derived from the bridge (ytfyvpa), which was built over the river at this point. Such a notion, how­ ever, is quite untenable, since (to mention no other reason) "bridge " appears to have been a compara­ tively recent meaning of yetyvpa. It is just pos­ sible that the name may have contained the idea of separation. We find that there were temples at Athens, which belonged peculiarly to these Gephy- raei, to the exclusion of the rest of the Athenians, especially one to Demeter achaea, whose wor­ ship they seem to have brought with them from Boeotia. (Herod, v. 61; comp. Plut. de Is. et Osir. 69 ; Lobeck, Aglaoph. p. 1225.) Suidas (s. v. Aopu K-np^K€iovJ speaks of the Athenians having been ordered by an oracle, when they were assailed by Eumolpus, to send away every tentli man of the Gephyraei to Delphi ; for it is clear that 01 5€/caT€i/0efT6s is the right reading of the passage in question. (Comp. Eustath. ad II. iii. p. 408; Lobeck, Aglaoph. p. 214.) Those who were thus offered to the god were sent probably as sacred slaves for the service of the temple. (Comp. Muller, Dor. ii. 2. § 14.) [E. E.]

GERAEUS (Tijpaios), a poet of Gyrene, who wrote an epigram on the poet Aratus. (Jacobs, Anth. Graec. vol. xiii. p. 897.) [P. S.]

GERANA (repa^a), a Pygmean woman, and wife of their king, Nicodamas, by whom she be­ came the mother of Mopsus (according to Boeus, ap. Atlien. ix. p. 393, of a tortoise). Being highly es­ teemed and praised for her beauty among the Pygmies, she despised the gods, especially Arte­ mis and Hera, who in revenge metamorphosed her into a crane. In this state she always fluttered about the place in which her son Mopsus dwelt, until she was killed by the Pygmies. This is said to have been the origin of the war between the Cranes and the Pygmies. (Anton. Lib. 16, who calls her Oenoe ; Eustath. ad Hom.^. 1322 ; Ov. Met. vi. 90.) [L. S.J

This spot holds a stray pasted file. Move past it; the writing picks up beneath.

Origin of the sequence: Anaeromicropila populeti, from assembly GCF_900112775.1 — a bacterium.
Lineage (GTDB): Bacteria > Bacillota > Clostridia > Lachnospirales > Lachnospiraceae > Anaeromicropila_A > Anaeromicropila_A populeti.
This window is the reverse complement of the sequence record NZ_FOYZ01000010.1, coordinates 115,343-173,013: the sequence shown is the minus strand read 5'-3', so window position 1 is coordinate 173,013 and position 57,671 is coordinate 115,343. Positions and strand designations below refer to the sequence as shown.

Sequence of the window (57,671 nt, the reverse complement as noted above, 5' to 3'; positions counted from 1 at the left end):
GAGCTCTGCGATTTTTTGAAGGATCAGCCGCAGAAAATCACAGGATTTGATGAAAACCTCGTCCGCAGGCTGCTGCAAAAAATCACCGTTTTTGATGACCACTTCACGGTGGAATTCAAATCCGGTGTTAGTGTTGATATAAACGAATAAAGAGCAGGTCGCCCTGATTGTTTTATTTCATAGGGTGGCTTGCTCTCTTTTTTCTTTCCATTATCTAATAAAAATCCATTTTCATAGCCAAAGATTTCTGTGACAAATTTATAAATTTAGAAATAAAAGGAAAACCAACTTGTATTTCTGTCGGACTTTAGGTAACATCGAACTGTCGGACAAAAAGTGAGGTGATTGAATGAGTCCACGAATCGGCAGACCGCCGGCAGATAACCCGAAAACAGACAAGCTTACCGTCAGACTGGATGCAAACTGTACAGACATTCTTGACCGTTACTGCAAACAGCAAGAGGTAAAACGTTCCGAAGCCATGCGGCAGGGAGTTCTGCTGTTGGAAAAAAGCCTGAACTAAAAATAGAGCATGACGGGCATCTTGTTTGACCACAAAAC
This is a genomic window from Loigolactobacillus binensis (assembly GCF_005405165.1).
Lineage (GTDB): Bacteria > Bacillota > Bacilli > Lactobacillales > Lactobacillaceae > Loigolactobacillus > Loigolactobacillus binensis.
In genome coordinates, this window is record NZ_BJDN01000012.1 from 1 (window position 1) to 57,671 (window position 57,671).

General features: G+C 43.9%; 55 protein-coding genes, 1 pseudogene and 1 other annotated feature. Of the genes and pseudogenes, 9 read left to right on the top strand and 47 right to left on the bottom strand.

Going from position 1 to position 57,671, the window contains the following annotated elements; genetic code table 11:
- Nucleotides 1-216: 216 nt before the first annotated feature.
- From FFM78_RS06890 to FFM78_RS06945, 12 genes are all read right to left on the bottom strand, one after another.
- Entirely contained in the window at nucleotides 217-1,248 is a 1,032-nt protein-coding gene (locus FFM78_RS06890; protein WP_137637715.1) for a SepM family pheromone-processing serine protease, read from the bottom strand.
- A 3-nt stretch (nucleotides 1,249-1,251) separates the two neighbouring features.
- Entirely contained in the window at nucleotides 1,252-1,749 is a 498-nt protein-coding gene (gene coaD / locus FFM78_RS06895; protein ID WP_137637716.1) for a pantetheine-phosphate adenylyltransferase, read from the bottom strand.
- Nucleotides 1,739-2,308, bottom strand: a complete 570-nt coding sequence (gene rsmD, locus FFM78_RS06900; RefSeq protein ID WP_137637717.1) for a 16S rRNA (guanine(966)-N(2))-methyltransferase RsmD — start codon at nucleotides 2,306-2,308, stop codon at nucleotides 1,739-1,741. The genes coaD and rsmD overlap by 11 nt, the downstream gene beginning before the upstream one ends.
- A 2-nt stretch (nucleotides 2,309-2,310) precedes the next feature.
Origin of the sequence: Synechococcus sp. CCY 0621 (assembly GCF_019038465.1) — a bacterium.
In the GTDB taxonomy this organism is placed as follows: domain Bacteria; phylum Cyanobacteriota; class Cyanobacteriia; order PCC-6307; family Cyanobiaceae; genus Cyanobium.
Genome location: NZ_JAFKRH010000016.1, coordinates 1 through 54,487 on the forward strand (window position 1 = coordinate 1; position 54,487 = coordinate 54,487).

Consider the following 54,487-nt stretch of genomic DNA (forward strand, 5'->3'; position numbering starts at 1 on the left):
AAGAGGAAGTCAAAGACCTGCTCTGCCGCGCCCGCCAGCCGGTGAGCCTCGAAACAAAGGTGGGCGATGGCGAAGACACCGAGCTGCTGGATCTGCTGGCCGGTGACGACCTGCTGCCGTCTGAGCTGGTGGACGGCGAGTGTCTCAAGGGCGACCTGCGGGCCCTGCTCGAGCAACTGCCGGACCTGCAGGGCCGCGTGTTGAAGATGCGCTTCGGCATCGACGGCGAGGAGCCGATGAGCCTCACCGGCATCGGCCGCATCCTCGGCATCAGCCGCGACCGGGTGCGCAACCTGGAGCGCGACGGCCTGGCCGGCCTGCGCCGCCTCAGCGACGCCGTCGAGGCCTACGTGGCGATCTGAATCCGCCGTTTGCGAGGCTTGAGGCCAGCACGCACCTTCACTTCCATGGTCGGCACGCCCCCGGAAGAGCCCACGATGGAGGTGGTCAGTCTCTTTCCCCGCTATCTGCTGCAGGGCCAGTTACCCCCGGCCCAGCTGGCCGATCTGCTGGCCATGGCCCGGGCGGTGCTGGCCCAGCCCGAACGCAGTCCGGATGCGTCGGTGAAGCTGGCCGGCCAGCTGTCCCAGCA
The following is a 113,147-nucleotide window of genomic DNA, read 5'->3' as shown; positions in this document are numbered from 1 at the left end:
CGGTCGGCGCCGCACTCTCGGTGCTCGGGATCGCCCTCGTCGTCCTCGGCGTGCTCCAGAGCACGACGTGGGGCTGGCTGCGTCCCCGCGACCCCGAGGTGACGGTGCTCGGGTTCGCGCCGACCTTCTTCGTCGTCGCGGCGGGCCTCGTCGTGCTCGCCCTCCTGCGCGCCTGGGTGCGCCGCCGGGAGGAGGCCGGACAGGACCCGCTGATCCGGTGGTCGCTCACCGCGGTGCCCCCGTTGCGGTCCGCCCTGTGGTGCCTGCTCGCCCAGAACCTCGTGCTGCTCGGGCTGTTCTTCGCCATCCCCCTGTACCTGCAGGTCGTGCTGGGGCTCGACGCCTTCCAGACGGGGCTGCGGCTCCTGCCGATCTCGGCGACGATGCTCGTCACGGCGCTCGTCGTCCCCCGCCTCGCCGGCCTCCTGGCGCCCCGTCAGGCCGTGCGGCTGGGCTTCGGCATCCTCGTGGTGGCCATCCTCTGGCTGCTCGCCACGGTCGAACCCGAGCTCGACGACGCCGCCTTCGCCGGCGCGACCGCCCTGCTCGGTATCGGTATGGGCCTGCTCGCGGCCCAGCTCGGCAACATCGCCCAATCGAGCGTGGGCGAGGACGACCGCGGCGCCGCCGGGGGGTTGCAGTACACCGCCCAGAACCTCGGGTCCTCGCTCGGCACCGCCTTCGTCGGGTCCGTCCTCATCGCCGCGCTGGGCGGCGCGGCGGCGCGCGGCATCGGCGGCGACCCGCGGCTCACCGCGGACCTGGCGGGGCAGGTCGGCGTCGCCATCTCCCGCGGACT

GERASIMUS, a writer of uncertain date, au­thor of a Chronographia or Chronicon, from which " a passage worthy of note concerning the eruption of Mt. Vesuvius, in the reign of Titus, and the cause of subterraneous fires, according to the opi­nion of the Christians of that time," &c., is quoted in the Eclogae Asceticae of Joannes the patriarch, extant in MS. in the Imperial Library at Vienna. Fabricius notices one or two other persons of the name. {BibL Graec. vol. xi. p. 630.) [J. C. M.J

GERMANICUS CAESAR, the elder, a son of Nero Claudius Drusus, was nephew of the emperor Tiberius, and brother of the emperor Claudius. His birth was most illustrious. From his father and paternal grandmother (the empress Li via), he in­herited the honours of the Claudii and the Drusi, while his mother, the younger Antonia, was the daughter of the triumvir Antony, arid the niece of the emperor Augustus. [See the genealogical table, Vol. I. p. 1076.] He was born in b.c. 15, probably in September, for his son Caligula named that month Germanicus, in honour of his father. (Suet. CaL 1, 15.) His praenomen is unknown; nor can his original cognomen be ascertained, for the imperial family began now to be above the ordinary rules of hereditary name. By a decree of the senate, the elder Drusus, after his death, re­ceived the honourable appellation Germanicus, which was also granted to his posterity. (Dion Cass. Iv. 2.) It seems at first to have been ex­clusively assumed by the elder son, who afterwards

About | First



page #  
Search this site
All non-public domain material, including introductions, markup, and OCR © 2005 Tim Spalding.
Ancient Library was developed and hosted by Tim Spalding of